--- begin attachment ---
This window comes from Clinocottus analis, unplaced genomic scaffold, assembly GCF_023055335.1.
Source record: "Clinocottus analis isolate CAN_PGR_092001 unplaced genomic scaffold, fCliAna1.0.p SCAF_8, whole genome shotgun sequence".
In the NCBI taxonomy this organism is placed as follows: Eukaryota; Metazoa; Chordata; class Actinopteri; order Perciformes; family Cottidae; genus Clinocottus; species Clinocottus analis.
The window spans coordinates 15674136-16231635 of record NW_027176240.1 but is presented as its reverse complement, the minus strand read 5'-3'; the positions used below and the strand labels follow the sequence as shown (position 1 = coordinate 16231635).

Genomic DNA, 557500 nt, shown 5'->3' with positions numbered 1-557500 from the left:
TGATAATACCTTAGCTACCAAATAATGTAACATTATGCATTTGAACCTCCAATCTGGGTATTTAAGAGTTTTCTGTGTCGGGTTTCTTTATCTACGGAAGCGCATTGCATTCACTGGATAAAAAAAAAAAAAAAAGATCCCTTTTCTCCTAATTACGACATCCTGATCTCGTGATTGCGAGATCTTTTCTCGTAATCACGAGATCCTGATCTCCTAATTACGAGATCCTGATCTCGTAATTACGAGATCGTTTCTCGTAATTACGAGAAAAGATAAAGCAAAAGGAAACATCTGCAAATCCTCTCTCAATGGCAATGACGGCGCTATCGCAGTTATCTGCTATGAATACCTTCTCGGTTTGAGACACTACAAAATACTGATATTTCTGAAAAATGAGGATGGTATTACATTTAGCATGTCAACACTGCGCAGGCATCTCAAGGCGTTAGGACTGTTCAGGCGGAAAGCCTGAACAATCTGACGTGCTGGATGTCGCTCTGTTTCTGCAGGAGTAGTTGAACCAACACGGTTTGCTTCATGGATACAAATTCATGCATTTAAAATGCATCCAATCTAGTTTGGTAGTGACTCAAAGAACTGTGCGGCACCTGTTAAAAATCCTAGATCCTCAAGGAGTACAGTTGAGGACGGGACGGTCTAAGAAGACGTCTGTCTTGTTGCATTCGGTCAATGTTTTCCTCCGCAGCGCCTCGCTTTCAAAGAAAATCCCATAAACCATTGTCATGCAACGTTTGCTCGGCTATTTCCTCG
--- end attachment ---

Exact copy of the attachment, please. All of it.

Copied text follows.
This window comes from Clinocottus analis, unplaced genomic scaffold, assembly GCF_023055335.1.
Source record: "Clinocottus analis isolate CAN_PGR_092001 unplaced genomic scaffold, fCliAna1.0.p SCAF_8, whole genome shotgun sequence".
In the NCBI taxonomy this organism is placed as follows: Eukaryota; Metazoa; Chordata; class Actinopteri; order Perciformes; family Cottidae; genus Clinocottus; species Clinocottus analis.
The window spans coordinates 15674136-16231635 of record NW_027176240.1 but is presented as its reverse complement, the minus strand read 5'-3'; the positions used below and the strand labels follow the sequence as shown (position 1 = coordinate 16231635).

Genomic DNA, 557500 nt, shown 5'->3' with positions numbered 1-557500 from the left:
TGATAATACCTTAGCTACCAAATAATGTAACATTATGCATTTGAACCTCCAATCTGGGTATTTAAGAGTTTTCTGTGTCGGGTTTCTTTATCTACGGAAGCGCATTGCATTCACTGGATAAAAAAAAAAAAAAAAGATCCCTTTTCTCCTAATTACGACATCCTGATCTCGTGATTGCGAGATCTTTTCTCGTAATCACGAGATCCTGATCTCCTAATTACGAGATCCTGATCTCGTAATTACGAGATCGTTTCTCGTAATTACGAGAAAAGATAAAGCAAAAGGAAACATCTGCAAATCCTCTCTCAATGGCAATGACGGCGCTATCGCAGTTATCTGCTATGAATACCTTCTCGGTTTGAGACACTACAAAATACTGATATTTCTGAAAAATGAGGATGGTATTACATTTAGCATGTCAACACTGCGCAGGCATCTCAAGGCGTTAGGACTGTTCAGGCGGAAAGCCTGAACAATCTGACGTGCTGGATGTCGCTCTGTTTCTGCAGGAGTAGTTGAACCAACACGGTTTGCTTCATGGATACAAATTCATGCATTTAAAATGCATCCAATCTAGTTTGGTAGTGACTCAAAGAACTGTGCGGCACCTGTTAAAAATCCTAGATCCTCAAGGAGTACAGTTGAGGACGGGACGGTCTAAGAAGACGTCTGTCTTGTTGCATTCGGTCAATGTTTTCCTCCGCAGCGCCTCGCTTTCAAAGAAAATCCCATAAACCATTGTCATGCAACGTTTGCTCGGCTATTTCCTCG